It should not come as a surprise that Forge FC star Tristan Borges is the first CPL player to be transferred to a European club.
Borges, after all, is coming off a stellar 2019 campaign in which he won the Golden Boot as the league’s top scorer, was named the Player of the Year and Best Canadian Under-21 Player, and lifted the North Star Shield.
Borges’ move to Belgian club Oud-Heverlee Leuven (known as OHL) was just reward for a breakout campaign for the 21-year-old native of Toronto.
But how did OHL set their sights on Borges? Was he keen to return to Europe after playing in the Netherlands from 2016-18 for SC Heerenveen’s under-21 team? Did coach Bobby Smyrniotis want to sell him? And how will Forge fill the gaping hole in their roster left by Borges?
Forge FC general manager Costa Smyrniotis spoke to CanPL.ca about how this historic transfer unfolded.
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How did the transfer for Tristan Borges come about?
Costa Smyrniotis: Before you look at the deal for Borges, you need to take a step back in terms of the creation of the CPL. One of the strong mandates that this league needed to be established upon was providing the opportunity to players, providing those quality professional environments, and providing them the chance for quality playing time and providing them quality exposure. If you can do that in a proper manner, than bigger opportunities for players will follow.
As the season went on, and we were doing well and the players were doing well, and there was attention being paid to us, not just in the country, but outside of Canada and in other parts of the world. People wanted to find out more about us and our players, including Tristan. It’s small world, the football world, and questions started being asked, and we started getting interest from clubs, and one thing leads to another, and here we are today.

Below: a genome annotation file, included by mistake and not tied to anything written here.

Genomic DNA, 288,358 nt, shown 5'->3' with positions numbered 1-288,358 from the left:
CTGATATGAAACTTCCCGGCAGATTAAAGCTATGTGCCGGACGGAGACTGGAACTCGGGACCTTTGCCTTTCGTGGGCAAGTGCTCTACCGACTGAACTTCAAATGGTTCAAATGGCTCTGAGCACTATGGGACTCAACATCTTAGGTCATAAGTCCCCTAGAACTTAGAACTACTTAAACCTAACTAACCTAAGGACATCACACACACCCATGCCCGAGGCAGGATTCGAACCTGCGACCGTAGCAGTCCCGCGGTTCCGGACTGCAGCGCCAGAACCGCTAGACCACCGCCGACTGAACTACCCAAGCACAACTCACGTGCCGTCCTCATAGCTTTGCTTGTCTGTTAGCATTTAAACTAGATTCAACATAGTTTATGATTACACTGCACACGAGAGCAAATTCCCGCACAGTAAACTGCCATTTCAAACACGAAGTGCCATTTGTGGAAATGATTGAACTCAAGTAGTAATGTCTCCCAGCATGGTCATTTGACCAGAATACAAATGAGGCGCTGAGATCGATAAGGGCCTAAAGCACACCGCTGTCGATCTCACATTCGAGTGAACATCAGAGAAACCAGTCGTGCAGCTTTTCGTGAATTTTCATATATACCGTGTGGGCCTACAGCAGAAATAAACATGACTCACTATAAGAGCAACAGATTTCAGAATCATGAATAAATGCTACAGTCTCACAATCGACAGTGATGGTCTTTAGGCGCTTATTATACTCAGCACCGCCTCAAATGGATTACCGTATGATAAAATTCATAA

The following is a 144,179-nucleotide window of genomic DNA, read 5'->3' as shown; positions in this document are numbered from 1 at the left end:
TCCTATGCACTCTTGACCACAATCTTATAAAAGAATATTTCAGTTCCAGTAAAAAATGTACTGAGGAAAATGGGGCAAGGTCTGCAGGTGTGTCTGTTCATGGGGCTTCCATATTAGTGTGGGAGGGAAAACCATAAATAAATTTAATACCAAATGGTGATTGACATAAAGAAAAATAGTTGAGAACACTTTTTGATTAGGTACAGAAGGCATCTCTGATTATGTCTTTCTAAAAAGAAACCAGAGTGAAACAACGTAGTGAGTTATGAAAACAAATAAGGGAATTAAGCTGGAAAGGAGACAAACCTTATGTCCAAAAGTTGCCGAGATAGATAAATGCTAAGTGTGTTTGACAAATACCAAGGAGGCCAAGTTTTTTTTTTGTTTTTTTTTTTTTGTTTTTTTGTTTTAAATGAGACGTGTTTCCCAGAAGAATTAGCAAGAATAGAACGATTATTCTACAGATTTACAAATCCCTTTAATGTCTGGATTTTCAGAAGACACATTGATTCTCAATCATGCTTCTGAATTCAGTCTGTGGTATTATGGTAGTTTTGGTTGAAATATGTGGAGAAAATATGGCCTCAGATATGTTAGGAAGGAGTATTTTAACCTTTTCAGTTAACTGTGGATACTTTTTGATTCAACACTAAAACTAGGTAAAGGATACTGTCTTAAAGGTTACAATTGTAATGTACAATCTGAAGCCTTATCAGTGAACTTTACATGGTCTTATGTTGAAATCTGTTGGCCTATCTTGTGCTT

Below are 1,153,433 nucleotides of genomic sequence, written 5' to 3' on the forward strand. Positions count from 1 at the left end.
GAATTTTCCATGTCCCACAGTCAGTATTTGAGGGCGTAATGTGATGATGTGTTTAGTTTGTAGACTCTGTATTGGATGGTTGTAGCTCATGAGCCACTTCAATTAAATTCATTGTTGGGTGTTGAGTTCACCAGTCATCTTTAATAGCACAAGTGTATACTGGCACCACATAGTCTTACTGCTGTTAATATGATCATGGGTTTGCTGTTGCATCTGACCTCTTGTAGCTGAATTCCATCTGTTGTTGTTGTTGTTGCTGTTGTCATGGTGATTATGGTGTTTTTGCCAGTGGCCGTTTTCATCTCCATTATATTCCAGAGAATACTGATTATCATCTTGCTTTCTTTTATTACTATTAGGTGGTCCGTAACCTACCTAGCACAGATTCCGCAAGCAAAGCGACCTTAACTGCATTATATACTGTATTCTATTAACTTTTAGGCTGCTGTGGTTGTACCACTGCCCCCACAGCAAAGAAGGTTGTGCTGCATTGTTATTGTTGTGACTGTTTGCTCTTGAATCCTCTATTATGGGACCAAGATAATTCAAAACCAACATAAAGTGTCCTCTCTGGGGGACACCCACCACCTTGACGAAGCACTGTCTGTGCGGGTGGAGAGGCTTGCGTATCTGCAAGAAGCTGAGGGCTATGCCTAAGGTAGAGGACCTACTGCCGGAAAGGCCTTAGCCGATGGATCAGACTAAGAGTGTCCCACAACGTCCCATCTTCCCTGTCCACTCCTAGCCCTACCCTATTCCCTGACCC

So, it sounds like you were always committed to trying to sell him in order to get him to the next level of his career, rather than try to keep him. Fair to say?
Costa Smyrniotis: That’s how we always looked at it. Even Bobby has said that until you get to Real Madrid or FC Barcelona, there’s always somewhere bigger you can go, and there’s always a step up. Smart clubs figure out where they fit in the football landscape, and organize themselves as such. That’s the case here at Forge.
We have a coach who has a proven track record of working with young, Canadian talent and providing them with the opportunity to develop their skills and make the move to the next level in their careers. Our owner (Bob Young) is somebody who whole-heartedly believes in our approach and our long-term vision.
Ultimately, what we’re trying to provide is something we didn’t have for Canadians before the CPL came along. A player like Tristan Borges didn’t have a chance just to get out on the field and play 20 games, and play meaningful minutes. That’s what held soccer in this country back, and I think the CPL has helped change that. Players like Tristan – and I think there’ll be many more like him across the league in the next few years – will get the chance to play at a quality level in a demanding league, and get the exposure they need to move on to bigger and better things.